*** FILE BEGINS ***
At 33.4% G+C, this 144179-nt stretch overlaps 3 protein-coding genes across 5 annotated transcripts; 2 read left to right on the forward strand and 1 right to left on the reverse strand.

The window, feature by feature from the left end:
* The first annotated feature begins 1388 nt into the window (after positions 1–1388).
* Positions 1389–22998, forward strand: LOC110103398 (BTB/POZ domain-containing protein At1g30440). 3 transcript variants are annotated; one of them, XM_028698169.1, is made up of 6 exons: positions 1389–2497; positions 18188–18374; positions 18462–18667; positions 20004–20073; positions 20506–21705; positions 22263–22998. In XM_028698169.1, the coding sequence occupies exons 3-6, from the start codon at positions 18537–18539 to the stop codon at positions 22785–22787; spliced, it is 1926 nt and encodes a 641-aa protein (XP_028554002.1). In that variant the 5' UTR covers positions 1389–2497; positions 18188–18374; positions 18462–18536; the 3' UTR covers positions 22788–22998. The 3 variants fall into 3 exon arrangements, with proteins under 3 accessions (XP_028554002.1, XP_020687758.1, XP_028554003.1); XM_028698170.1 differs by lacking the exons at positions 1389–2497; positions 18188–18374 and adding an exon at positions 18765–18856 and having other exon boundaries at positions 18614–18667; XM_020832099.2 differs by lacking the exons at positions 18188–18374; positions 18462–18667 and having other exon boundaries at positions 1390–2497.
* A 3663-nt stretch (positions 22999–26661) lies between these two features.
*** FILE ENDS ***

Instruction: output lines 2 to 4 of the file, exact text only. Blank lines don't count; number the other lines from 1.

The window, feature by feature from the left end:
* The first annotated feature begins 1388 nt into the window (after positions 1–1388).
* Positions 1389–22998, forward strand: LOC110103398 (BTB/POZ domain-containing protein At1g30440). 3 transcript variants are annotated; one of them, XM_028698169.1, is made up of 6 exons: positions 1389–2497; positions 18188–18374; positions 18462–18667; positions 20004–20073; positions 20506–21705; positions 22263–22998. In XM_028698169.1, the coding sequence occupies exons 3-6, from the start codon at positions 18537–18539 to the stop codon at positions 22785–22787; spliced, it is 1926 nt and encodes a 641-aa protein (XP_028554002.1). In that variant the 5' UTR covers positions 1389–2497; positions 18188–18374; positions 18462–18536; the 3' UTR covers positions 22788–22998. The 3 variants fall into 3 exon arrangements, with proteins under 3 accessions (XP_028554002.1, XP_020687758.1, XP_028554003.1); XM_028698170.1 differs by lacking the exons at positions 1389–2497; positions 18188–18374 and adding an exon at positions 18765–18856 and having other exon boundaries at positions 18614–18667; XM_020832099.2 differs by lacking the exons at positions 18188–18374; positions 18462–18667 and having other exon boundaries at positions 1390–2497.